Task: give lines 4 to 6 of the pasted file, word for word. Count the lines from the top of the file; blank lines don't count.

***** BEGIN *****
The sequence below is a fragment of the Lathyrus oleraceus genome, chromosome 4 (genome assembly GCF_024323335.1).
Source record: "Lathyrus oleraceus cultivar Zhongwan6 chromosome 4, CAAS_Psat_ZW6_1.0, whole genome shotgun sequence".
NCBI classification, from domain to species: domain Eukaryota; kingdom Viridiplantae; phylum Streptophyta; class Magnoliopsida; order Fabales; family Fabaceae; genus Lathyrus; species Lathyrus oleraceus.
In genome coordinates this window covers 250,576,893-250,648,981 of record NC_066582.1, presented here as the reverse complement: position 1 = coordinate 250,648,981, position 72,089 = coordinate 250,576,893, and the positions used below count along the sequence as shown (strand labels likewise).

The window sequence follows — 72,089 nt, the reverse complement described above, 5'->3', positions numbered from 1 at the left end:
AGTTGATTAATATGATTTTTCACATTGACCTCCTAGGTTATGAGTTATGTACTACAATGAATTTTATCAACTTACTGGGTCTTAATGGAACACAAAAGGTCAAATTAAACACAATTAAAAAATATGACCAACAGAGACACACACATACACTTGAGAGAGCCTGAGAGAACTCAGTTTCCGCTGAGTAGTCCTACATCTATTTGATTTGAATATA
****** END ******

In genome coordinates this window covers 250,576,893-250,648,981 of record NC_066582.1, presented here as the reverse complement: position 1 = coordinate 250,648,981, position 72,089 = coordinate 250,576,893, and the positions used below count along the sequence as shown (strand labels likewise).

The window sequence follows — 72,089 nt, the reverse complement described above, 5'->3', positions numbered from 1 at the left end:
AGTTGATTAATATGATTTTTCACATTGACCTCCTAGGTTATGAGTTATGTACTACAATGAATTTTATCAACTTACTGGGTCTTAATGGAACACAAAAGGTCAAATTAAACACAATTAAAAAATATGACCAACAGAGACACACACATACACTTGAGAGAGCCTGAGAGAACTCAGTTTCCGCTGAGTAGTCCTACATCTATTTGATTTGAATATA